Outsourcing emerging technologies such as Artificial Intelligence (AI) are expected to impact organisations significantly, due to a tight labour market for AI expertise. However, how formal and relational governance effects Information Systems suppliers who provide AI services has not been studied. Based on an exploratory research amongst eight suppliers and two market research advisors, we conducted 18 expert interviews and found evidence how formal contractual and relational governance affects AI outsourcing. The results indicate various forms of contractual models in which some cater for clients’ needs specifically, e.g. outcome-based, experience-driven Service Level Agreements (SLAs). Our examination provides insights that formal and relational Information Systems (IS) outsourcing governance are complementary in cases where clients and suppliers co-develop AI. For our research, we adapted the outsourcing governance model of Lioliou et al. (Inf Syst J 24:503–535, 2014), including their emphasis on the psychological contract. We contribute to IS outsourcing literature by exploring, beyond contract management insights, differences between suppliers in providing AI services. Our study acknowledges that AI outsourcing shift the emphasis from a transactional type of arrangement to a relational type of outsourcing arrangement. In addition, the combination of both formal and relational governance mechanisms positively contributes to IS governance. Our study also confirms that the innovative character of AI positively contributes to the psychological contract in outsourcing AI.
This paper centers on a case study of CSR performativity during the COVID‐19 pandemic. In the extant CSR literature, CSR performativity has focused on “walking the talk” and/or “talking the walk,” wherein narrative and action around CSR are typically treated as two different things with their relationships questioned. We focus on what has been called “t(w)alking” wherein speech is understood to be performative and wherein speech acts and CSR are merged, becoming one and the same thing. Performativity then entails what is (and what is not) said, whereby CSR involves taking responsibility for speech and/or silences. Our thesis is that the COVID‐19 pandemic led to the “presenting” of CSR as performativity, in the presence of Levinas' Other, as noble (speech) acts. We examine what became of CSR performativity in a for‐profit medical services provider when the COVID‐19 pandemic turned fatal for its main client group: the infirm elderly. The performativity of the statement: “The elderly and their carers must be protected” turned out to be crucial and set the stage for the provider's emergency action. Following on insights derived from Nietzsche and Levinas, and more specifically from their views on the particularity of ethical action, we find that CSR morphed into ethical performativity in the case study at hand. Against the backdrop of the views of these thinkers, the research potential of the performativity of “t(w)alking” in future CSR studies emerges and is critically discussed.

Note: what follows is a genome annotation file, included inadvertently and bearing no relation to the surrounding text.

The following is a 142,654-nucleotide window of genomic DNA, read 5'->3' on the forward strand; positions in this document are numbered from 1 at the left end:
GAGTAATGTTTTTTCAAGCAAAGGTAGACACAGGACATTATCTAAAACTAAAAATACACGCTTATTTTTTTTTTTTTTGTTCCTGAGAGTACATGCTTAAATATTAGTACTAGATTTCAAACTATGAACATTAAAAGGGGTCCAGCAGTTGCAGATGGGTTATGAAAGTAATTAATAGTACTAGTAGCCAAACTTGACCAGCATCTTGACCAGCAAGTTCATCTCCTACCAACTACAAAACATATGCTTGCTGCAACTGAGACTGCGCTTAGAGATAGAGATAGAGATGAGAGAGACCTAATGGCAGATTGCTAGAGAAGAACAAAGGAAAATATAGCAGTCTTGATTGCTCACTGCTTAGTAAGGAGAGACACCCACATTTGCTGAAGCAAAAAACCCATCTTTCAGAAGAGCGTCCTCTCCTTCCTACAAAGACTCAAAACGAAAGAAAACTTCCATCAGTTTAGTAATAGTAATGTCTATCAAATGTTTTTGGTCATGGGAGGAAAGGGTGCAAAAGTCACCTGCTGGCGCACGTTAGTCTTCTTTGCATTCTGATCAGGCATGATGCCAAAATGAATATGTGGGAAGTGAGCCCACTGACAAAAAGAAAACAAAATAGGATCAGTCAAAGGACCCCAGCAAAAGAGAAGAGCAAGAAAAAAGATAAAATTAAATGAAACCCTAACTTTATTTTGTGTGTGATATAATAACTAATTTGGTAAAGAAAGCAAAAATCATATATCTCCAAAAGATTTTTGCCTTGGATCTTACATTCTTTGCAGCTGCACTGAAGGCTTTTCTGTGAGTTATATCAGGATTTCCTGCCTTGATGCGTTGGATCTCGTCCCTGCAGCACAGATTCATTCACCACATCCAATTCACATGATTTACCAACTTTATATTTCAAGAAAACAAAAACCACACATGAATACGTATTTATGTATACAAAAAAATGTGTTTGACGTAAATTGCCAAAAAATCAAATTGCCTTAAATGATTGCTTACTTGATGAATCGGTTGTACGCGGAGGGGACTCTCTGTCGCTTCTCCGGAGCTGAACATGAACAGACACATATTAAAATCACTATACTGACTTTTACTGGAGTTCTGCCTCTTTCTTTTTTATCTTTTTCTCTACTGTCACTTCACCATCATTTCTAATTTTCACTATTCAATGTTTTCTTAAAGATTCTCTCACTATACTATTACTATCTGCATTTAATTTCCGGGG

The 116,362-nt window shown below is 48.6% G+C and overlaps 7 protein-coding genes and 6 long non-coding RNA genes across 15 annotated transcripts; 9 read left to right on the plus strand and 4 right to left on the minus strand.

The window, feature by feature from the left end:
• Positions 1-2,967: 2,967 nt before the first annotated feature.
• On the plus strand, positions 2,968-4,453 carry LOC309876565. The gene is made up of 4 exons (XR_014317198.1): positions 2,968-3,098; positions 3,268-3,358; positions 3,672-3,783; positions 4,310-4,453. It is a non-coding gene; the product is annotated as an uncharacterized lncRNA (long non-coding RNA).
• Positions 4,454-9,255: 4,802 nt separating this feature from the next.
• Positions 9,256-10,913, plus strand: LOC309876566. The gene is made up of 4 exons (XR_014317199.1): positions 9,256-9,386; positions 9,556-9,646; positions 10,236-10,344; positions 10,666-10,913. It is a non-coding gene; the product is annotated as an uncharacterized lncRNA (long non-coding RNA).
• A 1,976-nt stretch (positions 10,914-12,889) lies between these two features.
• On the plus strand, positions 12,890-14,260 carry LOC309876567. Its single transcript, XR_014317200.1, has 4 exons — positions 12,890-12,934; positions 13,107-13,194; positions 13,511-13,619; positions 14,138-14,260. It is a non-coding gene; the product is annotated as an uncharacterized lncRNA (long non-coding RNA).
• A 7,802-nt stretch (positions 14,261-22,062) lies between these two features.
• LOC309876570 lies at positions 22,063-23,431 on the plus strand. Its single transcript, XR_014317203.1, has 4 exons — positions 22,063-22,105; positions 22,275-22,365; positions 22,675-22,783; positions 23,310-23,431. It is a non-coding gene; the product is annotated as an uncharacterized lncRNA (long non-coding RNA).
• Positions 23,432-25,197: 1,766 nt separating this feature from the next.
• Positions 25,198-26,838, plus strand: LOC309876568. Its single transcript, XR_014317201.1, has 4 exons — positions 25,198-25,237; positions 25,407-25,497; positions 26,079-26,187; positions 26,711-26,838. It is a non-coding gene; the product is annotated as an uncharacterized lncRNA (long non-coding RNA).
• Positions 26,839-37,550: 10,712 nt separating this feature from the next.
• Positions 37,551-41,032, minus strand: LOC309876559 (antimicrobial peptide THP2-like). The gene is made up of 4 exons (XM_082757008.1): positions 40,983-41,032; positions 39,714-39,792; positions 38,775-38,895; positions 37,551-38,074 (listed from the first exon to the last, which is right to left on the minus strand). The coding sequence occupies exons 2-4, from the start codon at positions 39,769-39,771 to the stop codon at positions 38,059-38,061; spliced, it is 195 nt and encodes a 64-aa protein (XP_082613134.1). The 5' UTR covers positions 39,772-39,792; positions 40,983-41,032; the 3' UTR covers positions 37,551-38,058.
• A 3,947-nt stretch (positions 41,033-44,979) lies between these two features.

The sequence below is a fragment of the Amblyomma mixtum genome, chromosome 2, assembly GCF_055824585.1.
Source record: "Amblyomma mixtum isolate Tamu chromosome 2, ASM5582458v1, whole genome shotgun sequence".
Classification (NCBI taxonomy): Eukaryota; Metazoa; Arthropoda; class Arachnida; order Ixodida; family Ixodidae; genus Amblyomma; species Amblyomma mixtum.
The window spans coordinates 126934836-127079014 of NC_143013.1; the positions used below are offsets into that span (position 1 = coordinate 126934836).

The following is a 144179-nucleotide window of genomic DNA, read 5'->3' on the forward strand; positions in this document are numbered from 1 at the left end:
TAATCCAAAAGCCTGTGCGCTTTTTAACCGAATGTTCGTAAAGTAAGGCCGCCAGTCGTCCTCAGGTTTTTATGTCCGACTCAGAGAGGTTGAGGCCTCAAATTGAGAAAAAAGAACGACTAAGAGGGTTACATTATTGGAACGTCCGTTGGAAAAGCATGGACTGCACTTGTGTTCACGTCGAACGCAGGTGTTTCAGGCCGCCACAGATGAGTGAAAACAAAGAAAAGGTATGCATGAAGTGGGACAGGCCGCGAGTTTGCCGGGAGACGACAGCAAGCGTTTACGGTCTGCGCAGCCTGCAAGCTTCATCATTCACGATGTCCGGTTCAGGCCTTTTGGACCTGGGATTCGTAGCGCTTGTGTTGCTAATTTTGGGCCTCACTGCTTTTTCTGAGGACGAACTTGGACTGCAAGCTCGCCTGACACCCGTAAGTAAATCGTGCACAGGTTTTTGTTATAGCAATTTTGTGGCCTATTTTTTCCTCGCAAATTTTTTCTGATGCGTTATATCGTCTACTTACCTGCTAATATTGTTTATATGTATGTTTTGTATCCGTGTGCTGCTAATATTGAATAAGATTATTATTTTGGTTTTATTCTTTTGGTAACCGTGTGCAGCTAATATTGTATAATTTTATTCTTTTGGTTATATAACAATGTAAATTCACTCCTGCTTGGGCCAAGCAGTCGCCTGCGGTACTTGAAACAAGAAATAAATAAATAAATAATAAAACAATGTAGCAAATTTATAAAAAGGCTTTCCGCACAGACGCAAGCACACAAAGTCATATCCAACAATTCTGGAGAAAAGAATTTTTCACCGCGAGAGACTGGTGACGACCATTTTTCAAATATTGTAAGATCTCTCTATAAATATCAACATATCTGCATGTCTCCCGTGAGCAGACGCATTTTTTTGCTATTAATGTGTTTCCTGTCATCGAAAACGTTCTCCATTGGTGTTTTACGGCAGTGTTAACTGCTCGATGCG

Orientation: Despite promising legislative frameworks and policies to eradicate gender imbalances in the workplace, women have yet to earn their rightful place as senior business leaders. Research purpose: The primary goal of this study was to investigate the factors that prevent women from advancing to senior leadership positions in a variety of South African business contexts. Motivation for the study: More research is required to understand the unique challenges that senior women leaders experience in various South African business contexts. Research approach/design and method: This research followed a qualitative approach. Data were gathered using semistructured interviews with nine women (n = 9) who made significant inroads in their respective professions. Theme analyses were applied to analyse the data. Main findings: The findings revealed six factors that hinder the career advancement of women to senior leadership positions: societal perceptions and stereotypes, a lack of mentorship, masculine corporate cultures, leadership identity distortions, inadequate training and development and poor work-life balance. Practical/managerial implications: Organisations are encouraged to create more feminine workplace cultures that allow women to realise their full potential and establish their identity as senior leaders. Mentoring, networking, and professional development opportunities can all assist women in advancing their careers. Senior female leaders play an essential role in fostering workplace cultures that promote equal opportunity and combat unfair discrimination on various grounds. They pave the way for younger, upcoming female talent to move into senior management positions more quickly. Contribution/value-add: This study fills important gaps in the global understanding of the factors limiting women’s career advancement to senior leadership positions. The findings of this study emphasise the importance of recognising and embracing women’s leadership competence in the modern workplace.